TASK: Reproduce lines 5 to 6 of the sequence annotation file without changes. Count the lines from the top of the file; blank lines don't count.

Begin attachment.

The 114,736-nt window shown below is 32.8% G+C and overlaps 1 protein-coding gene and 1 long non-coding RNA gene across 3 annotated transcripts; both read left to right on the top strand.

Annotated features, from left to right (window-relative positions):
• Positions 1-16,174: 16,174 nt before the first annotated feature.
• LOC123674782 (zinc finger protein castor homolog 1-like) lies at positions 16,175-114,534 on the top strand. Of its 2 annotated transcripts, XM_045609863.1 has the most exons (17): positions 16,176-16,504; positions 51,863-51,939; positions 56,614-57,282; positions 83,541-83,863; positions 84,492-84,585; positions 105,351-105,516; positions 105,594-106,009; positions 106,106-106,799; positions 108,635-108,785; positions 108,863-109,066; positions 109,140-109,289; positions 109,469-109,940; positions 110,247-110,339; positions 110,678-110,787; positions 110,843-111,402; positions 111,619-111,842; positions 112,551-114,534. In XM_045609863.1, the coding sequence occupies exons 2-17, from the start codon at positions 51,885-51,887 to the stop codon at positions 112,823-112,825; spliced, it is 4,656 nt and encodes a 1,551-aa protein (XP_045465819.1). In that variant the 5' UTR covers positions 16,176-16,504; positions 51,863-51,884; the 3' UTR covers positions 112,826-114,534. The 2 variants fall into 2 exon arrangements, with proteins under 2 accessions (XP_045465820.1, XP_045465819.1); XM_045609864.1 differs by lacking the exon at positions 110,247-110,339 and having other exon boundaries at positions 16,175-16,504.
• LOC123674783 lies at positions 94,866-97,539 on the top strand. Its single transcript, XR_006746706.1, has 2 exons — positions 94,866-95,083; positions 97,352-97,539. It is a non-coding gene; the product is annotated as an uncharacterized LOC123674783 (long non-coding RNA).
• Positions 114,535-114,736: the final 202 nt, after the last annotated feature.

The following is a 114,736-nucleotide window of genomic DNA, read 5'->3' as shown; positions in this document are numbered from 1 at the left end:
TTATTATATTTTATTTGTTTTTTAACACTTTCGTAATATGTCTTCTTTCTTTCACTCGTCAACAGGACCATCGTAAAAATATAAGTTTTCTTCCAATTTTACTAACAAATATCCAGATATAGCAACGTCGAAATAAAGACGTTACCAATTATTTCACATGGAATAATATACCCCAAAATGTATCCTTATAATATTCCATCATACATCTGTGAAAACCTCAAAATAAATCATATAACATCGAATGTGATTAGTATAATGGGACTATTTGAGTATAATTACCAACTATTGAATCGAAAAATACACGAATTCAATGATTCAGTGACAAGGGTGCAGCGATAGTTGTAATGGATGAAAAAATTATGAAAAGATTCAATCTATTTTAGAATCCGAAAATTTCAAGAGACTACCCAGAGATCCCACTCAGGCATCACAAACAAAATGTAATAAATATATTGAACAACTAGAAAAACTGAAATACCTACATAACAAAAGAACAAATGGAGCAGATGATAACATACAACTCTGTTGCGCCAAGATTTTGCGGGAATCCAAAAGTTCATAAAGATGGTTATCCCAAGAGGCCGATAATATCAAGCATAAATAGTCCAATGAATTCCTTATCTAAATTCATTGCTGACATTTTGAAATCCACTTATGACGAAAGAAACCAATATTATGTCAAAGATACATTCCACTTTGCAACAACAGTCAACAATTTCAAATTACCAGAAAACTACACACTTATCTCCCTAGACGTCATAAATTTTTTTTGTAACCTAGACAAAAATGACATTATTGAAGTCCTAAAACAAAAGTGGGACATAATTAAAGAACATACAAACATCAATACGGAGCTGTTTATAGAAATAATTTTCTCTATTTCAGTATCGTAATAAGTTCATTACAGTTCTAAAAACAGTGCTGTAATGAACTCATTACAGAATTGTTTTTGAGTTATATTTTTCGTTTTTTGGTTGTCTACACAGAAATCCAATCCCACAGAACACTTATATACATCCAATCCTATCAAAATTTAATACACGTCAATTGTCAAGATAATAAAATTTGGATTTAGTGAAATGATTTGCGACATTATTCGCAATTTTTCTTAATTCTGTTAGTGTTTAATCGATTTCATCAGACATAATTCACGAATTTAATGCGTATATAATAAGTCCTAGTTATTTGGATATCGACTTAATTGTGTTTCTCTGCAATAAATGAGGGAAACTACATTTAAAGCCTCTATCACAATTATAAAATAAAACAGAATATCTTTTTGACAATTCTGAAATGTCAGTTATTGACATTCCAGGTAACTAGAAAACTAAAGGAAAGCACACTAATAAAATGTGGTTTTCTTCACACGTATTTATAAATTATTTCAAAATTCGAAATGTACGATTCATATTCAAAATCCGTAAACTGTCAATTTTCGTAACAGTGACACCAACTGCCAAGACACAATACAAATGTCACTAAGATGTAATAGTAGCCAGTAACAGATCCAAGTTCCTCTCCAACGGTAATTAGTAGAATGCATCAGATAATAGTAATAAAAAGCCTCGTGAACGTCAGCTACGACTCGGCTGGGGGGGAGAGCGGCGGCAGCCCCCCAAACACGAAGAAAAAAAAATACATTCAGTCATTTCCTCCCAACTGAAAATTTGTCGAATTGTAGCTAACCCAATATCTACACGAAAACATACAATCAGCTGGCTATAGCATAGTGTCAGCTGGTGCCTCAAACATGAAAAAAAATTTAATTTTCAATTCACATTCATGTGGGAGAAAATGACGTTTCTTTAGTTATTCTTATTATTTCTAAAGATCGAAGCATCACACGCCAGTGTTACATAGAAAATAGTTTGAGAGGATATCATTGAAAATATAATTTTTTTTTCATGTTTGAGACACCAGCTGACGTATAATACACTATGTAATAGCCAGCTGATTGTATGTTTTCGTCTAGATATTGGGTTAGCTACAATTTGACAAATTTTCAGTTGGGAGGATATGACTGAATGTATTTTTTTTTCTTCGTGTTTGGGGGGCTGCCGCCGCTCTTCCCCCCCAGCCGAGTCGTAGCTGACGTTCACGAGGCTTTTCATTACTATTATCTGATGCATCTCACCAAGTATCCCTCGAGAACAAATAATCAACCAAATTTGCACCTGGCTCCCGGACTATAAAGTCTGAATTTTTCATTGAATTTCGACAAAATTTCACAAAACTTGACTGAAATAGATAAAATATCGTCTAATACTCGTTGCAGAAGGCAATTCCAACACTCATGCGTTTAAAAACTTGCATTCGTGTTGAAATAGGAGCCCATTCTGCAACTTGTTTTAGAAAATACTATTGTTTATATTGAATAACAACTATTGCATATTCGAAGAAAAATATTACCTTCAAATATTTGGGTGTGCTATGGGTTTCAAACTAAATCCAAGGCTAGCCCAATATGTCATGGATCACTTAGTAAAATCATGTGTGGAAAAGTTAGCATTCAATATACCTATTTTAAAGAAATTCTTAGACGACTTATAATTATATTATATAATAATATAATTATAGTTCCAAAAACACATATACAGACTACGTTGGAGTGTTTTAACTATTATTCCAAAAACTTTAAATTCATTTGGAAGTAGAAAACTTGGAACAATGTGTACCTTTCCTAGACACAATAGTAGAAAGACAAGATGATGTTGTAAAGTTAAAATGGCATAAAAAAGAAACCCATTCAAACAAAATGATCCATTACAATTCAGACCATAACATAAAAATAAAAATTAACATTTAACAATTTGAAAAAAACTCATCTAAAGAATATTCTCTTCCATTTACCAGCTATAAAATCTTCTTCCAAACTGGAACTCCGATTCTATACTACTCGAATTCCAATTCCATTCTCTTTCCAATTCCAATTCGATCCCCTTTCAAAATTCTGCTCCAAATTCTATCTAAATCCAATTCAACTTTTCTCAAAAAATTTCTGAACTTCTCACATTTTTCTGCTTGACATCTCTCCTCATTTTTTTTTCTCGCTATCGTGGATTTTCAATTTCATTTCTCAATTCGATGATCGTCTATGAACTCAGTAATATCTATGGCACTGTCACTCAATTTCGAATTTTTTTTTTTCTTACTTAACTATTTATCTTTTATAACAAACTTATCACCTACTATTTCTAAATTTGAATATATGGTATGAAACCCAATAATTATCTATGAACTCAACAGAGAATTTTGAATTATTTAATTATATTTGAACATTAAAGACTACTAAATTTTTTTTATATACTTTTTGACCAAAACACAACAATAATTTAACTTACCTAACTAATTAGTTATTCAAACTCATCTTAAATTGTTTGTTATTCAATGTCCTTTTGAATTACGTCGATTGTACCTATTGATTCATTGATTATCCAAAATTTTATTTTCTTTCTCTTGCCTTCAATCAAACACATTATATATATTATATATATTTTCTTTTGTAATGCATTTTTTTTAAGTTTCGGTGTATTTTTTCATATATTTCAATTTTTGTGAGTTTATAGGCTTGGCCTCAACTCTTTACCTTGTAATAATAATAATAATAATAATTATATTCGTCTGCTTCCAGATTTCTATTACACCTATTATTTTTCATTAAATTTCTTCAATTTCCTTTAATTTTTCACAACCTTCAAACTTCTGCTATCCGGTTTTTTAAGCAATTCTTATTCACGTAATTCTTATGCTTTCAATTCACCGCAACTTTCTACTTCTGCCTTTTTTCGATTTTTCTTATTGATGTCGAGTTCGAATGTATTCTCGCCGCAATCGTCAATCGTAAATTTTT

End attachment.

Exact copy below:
• LOC123674783 lies at positions 94,866-97,539 on the top strand. Its single transcript, XR_006746706.1, has 2 exons — positions 94,866-95,083; positions 97,352-97,539. It is a non-coding gene; the product is annotated as an uncharacterized LOC123674783 (long non-coding RNA).
• Positions 114,535-114,736: the final 202 nt, after the last annotated feature.